• Addition of GlcNAc
    • Bisecting GlcNAc
    • Creation of further branches
    • Core fucosylation

o linked
  • Linked to serine or threonine residues on a protein.
  • Simpler process.
  • Involves only 1-6 sugar residues.
  • Occurs in the Golgi Apparatus.
  • Amino acid reions with high concentrations of serine, threonine, and proline tend to be O-glycosylated.
final stage of glycosylation
Final Stage of Glycosylation
  • Takes place in the trans-Golgi
  • Addition of galactose and sialic acid at the end, and fucose residue on the core.
glycophosphatidylinositol residues
Glycophosphatidylinositol Residues

Anchor glycosylation directly bound directly to the cell membrane.

influence of host cell line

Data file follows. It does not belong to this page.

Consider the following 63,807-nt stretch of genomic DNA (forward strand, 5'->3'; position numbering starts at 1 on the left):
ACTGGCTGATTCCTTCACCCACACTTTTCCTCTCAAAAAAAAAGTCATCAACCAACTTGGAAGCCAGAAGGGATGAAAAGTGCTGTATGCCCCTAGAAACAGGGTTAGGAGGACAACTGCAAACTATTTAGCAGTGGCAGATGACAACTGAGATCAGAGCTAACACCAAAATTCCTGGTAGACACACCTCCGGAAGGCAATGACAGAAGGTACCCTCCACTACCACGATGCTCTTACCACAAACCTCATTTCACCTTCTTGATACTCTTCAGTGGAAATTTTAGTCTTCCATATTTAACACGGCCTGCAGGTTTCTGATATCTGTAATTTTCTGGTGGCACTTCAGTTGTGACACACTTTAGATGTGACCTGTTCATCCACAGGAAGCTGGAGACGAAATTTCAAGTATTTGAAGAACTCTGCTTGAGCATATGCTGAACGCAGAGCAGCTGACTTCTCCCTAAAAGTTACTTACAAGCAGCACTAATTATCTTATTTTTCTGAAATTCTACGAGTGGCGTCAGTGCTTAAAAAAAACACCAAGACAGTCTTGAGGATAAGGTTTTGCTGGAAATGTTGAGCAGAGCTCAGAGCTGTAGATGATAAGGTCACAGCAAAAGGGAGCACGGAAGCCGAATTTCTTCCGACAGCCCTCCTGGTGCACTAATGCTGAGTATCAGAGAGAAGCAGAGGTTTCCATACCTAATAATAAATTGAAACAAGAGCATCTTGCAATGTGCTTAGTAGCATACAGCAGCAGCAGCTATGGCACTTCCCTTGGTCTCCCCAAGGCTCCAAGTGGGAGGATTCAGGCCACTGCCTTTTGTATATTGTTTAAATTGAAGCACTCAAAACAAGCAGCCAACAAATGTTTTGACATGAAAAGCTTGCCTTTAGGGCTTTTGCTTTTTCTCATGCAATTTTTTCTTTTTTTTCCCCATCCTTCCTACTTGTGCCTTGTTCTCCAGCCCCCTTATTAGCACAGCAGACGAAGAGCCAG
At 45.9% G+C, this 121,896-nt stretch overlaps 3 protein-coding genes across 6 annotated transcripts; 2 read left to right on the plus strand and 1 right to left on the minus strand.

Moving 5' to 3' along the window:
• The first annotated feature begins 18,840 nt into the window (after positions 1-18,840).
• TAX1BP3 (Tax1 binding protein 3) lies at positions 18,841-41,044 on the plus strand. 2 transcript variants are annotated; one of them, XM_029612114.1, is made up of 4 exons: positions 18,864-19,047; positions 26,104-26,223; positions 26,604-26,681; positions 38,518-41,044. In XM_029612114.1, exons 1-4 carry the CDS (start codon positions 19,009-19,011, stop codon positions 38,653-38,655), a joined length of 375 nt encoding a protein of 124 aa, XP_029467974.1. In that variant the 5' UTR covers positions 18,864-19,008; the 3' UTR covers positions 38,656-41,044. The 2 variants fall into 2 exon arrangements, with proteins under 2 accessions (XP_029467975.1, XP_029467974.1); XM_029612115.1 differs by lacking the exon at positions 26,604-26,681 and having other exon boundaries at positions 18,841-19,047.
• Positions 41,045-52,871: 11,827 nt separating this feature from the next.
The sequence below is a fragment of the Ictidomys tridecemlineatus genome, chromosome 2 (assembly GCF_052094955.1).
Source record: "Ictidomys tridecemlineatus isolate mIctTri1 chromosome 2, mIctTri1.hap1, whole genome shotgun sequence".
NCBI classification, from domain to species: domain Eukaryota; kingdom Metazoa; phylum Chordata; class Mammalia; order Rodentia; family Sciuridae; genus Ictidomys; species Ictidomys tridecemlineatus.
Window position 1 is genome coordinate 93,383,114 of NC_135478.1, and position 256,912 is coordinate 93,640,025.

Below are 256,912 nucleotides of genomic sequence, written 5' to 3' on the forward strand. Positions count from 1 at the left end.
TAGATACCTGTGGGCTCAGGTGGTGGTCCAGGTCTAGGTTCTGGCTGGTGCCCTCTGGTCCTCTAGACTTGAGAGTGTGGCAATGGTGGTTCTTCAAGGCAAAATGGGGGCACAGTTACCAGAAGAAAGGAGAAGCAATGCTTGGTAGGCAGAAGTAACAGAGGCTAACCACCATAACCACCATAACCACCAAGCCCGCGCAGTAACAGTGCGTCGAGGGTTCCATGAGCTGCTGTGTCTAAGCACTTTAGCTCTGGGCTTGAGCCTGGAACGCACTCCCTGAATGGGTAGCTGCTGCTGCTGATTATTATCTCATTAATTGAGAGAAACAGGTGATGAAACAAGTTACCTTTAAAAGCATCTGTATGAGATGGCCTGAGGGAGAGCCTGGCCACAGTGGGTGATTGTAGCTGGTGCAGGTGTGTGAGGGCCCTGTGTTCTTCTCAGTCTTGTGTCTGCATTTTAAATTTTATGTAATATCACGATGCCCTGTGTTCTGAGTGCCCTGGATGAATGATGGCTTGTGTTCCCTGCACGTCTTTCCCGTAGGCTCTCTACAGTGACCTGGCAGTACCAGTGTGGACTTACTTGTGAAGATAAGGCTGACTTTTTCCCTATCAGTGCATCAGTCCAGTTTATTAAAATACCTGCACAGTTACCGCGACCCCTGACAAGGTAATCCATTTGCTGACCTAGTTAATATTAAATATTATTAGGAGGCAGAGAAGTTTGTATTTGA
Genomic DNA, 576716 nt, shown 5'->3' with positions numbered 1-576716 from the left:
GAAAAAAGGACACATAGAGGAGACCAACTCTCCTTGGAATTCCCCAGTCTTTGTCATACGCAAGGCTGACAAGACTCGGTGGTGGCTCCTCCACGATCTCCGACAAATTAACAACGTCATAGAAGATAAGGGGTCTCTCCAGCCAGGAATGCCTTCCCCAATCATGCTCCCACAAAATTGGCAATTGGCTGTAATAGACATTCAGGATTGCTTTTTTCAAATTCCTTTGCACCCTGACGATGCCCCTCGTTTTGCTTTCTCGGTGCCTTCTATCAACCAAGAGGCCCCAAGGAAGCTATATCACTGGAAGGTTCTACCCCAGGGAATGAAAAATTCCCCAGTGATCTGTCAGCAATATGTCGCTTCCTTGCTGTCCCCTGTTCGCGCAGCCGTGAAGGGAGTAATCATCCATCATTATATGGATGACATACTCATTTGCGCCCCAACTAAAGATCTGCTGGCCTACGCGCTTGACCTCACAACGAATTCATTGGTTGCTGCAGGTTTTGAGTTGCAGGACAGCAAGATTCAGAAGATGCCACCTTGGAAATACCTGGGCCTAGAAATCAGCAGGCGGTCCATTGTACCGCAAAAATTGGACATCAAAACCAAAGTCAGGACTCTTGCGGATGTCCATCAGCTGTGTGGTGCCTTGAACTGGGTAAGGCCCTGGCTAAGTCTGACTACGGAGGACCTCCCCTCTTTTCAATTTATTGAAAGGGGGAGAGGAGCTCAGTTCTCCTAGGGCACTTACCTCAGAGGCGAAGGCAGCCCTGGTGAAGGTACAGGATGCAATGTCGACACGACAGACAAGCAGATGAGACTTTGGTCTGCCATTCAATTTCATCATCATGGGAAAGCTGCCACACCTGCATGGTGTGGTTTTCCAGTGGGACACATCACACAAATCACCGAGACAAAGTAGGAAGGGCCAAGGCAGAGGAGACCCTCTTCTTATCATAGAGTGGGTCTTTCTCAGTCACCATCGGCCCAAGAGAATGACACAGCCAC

Influence of Host Cell Line
  • Bacteria – unable to glycosylate.
  • Yeast – often hyperglycosylate (lots of mannose).
  • Yeast – different type of O-linked than mammals.
  • Plants – smaller glycan structures than mammals, lacking sialic acid.
  • Mouse and Pig – NeuGc instead of NeuAc as the terminal sialic acid.
influence of cell culture conditions
Influence of Cell Culture Conditions
  • Adaptation from serum to serum free-medium.
  • Glucose concentration.
  • Lipid supplement.
  • Oxygen concentration.
  • pH.
  • Ammonium.
effects of glycosylation
Effects of Glycosylation
  • Pharmacokinetics and clearance (especially the degree of sialylation).
  • Immunogenicity.
  • Solubility and protease resistance.
regulatory issues
Regulatory Issues
  • FDA non demands comprehensive carbohydrate analysis before licensing glycoproteins.
  • Glycan heterogeneity unavoidab – but must be within prescribed bounds.
analysis of glycosylation
Analysis of Glycosylation
  • Gas chromatography
  • Liquid chromatography
  • Capillary electrophoresis
  • Mass spectrometry
  • Exoglycoidase arrays
  • Sialic acid analysis